why do we light the menorah on hanukkah

On the first night, one light is lit and on every successive night, an additional light is added so that on the eighth night, eight lights are lit. which has holders for eight lights: On the first night one kindles the light on the extreme right. On the following night, another light is added to the left of that and is lit first, followed by the light in the holder which he had lit on the previous night. On each night, an additional light is added to the left of the light which had been lit on the previous night. This new light is kindled first, followed by the light which had been lit previously. Thus one is always adding from right to left, but lighting from left to right. The reason why we first kindle the light which had been added that evening is to show that the greatness of the miracle increased on each successive night. The lights should be lit so that they are in an even line. The holders should be the same height so that one light is not higher than the others. The holders should also be placed in a straight line so that some lights do not protrude, and they should not be in a circle.


There should be sufficient space between the holders so that the flame of one light does not join that of another and so that the heat from one flame does not melt the wax of another. , three blessings are recited before lighting:
1. Blessed are You. Who has commanded us to kindle the Chanukah lights. 2. Who has performed miracles for our fathers. 3. б She-hecheyanu [Who has given us life. ]. On the subsequent nights of Chanukah, only the first two blessings are made. If one was inadvertently unable to light on the first night of Chanukah, then She-hecheyanu is recited the first time that one lights. It is customary to light an additional light aside from the Chanukah lights. This extra light, referred to as the, may be used to light the Chanukah lights and one may derive benefit from its light. The Chanukah lights themselves may not be used for any other purpose as long as they are burning in fulfillment of the. Therefore, the shamash is lit so that any benefit derived is considered to be from the light of the shamash rather than from the Chanukah lights.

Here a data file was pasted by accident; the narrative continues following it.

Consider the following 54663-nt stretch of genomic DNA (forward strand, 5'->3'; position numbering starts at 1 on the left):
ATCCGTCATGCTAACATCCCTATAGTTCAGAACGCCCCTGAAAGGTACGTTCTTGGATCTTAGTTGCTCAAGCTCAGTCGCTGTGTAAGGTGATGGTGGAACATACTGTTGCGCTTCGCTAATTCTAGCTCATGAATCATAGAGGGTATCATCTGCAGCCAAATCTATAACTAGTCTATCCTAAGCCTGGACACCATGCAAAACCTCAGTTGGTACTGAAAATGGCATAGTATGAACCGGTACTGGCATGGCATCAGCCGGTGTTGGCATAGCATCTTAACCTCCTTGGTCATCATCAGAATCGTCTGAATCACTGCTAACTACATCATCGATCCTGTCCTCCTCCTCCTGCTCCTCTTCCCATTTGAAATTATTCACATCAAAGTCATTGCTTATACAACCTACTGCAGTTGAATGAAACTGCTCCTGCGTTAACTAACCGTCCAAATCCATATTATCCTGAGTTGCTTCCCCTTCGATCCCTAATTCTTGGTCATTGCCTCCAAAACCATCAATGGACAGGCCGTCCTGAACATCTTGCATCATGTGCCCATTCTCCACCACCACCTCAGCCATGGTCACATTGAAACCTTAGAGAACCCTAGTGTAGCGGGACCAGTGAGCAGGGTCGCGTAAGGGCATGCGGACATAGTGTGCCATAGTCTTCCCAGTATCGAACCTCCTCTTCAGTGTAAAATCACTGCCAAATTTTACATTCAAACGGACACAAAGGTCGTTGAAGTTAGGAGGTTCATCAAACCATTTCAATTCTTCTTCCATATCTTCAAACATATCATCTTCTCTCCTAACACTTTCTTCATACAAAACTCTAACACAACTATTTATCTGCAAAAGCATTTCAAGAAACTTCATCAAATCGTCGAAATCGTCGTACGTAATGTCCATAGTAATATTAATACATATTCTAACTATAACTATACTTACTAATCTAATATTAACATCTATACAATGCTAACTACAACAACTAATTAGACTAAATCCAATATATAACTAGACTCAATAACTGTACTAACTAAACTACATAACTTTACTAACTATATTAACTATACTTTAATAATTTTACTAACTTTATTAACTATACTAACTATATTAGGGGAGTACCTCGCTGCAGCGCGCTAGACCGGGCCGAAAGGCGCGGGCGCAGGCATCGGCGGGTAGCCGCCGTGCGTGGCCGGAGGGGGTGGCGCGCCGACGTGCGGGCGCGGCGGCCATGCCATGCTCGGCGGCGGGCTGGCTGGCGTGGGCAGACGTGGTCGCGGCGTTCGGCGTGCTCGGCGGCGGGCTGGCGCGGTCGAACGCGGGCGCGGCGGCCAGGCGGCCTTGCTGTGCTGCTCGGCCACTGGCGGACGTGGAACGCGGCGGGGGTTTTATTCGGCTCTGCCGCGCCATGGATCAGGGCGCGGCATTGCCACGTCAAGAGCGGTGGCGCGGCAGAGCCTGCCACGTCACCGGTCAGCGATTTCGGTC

To make it obvious that the shamash is not one of the Chanukah lights, the shamash should not be placed on the same level as the Chanukah lights. It is proper that there be another source of light in the home besides that of the shamash. It is customary to refrain from using the Chanukah lights even to light each other. Rather, the Chanukah lights should be lit using the shamash or another candle. When lighting the Chanukah lights, the entire household should gather so that the miracle which is being commemorated will be publicized. [ Pirsum hanes, "publicizing the miracle," is an essential component of Chanukah. ] After lighting the first candle, and while lighting the others, one recites or sings HaNerot Halalu. When the lighting is concluded, Chanukah hymns are sung in accordance with local custom. Place the shamash in the chanukiah. On your chanukiah, you should see 9 slots for candles, with eight slots on one level and one slot elevated above the rest. This is the spot for the shamash, or the candle used to light all the other candles.


Place one candle in this elevated spot. Every night of Chanukah, you place and light the shamash first before the other candles. The word БshamashБ means БattendantБ in Hebrew, and its elevation away from the other candles is meant to separate it from the candles that represent each day of Chanukah. Its position also alludes to its important role of lighting the other candles. It doesnБt matter what color candles you use. Some choose traditional blue and white candles, while others prefer differently colored candles! An electric chanukiah is a great decoration, but it canБt be used to properly fulfill the ceremony of Chanukah. You need to use a candle or oil chanukiah to fulfill the mitzvah (the commandment or good deed) of lighting the chanukiah. The candelabra Jewish people use for Chanukah is actually a "chanukiah," which has nine branches, not a menorah, which has seven. People incorrectly call the chanukiah a menorah, but they have become accepted as the same thing. If you wish to be technically accurate, call the candelabra a chanukiah.

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